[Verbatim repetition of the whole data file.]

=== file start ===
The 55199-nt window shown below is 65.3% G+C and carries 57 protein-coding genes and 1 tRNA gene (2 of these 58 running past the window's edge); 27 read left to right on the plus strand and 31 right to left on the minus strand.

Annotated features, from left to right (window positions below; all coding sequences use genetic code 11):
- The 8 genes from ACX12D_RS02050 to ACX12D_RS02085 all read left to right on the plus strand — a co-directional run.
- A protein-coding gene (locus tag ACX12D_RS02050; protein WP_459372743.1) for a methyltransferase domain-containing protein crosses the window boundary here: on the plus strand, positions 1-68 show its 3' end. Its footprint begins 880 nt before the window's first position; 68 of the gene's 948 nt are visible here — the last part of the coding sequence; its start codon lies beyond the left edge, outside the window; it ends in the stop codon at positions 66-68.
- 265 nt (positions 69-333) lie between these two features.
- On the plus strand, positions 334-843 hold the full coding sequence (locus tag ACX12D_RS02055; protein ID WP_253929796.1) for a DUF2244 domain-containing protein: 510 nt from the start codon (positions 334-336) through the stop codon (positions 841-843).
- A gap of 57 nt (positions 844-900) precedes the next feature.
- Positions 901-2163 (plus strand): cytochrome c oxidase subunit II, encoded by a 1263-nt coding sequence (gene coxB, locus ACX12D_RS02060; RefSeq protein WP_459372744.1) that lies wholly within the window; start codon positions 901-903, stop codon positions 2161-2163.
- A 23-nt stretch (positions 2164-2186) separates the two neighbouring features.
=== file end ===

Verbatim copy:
The 55199-nt window shown below is 65.3% G+C and carries 57 protein-coding genes and 1 tRNA gene (2 of these 58 running past the window's edge); 27 read left to right on the plus strand and 31 right to left on the minus strand.

Annotated features, from left to right (window positions below; all coding sequences use genetic code 11):
- The 8 genes from ACX12D_RS02050 to ACX12D_RS02085 all read left to right on the plus strand — a co-directional run.
- A protein-coding gene (locus tag ACX12D_RS02050; protein WP_459372743.1) for a methyltransferase domain-containing protein crosses the window boundary here: on the plus strand, positions 1-68 show its 3' end. Its footprint begins 880 nt before the window's first position; 68 of the gene's 948 nt are visible here — the last part of the coding sequence; its start codon lies beyond the left edge, outside the window; it ends in the stop codon at positions 66-68.
- 265 nt (positions 69-333) lie between these two features.
- On the plus strand, positions 334-843 hold the full coding sequence (locus tag ACX12D_RS02055; protein ID WP_253929796.1) for a DUF2244 domain-containing protein: 510 nt from the start codon (positions 334-336) through the stop codon (positions 841-843).
- A gap of 57 nt (positions 844-900) precedes the next feature.
- Positions 901-2163 (plus strand): cytochrome c oxidase subunit II, encoded by a 1263-nt coding sequence (gene coxB, locus ACX12D_RS02060; RefSeq protein WP_459372744.1) that lies wholly within the window; start codon positions 901-903, stop codon positions 2161-2163.
- A 23-nt stretch (positions 2164-2186) separates the two neighbouring features.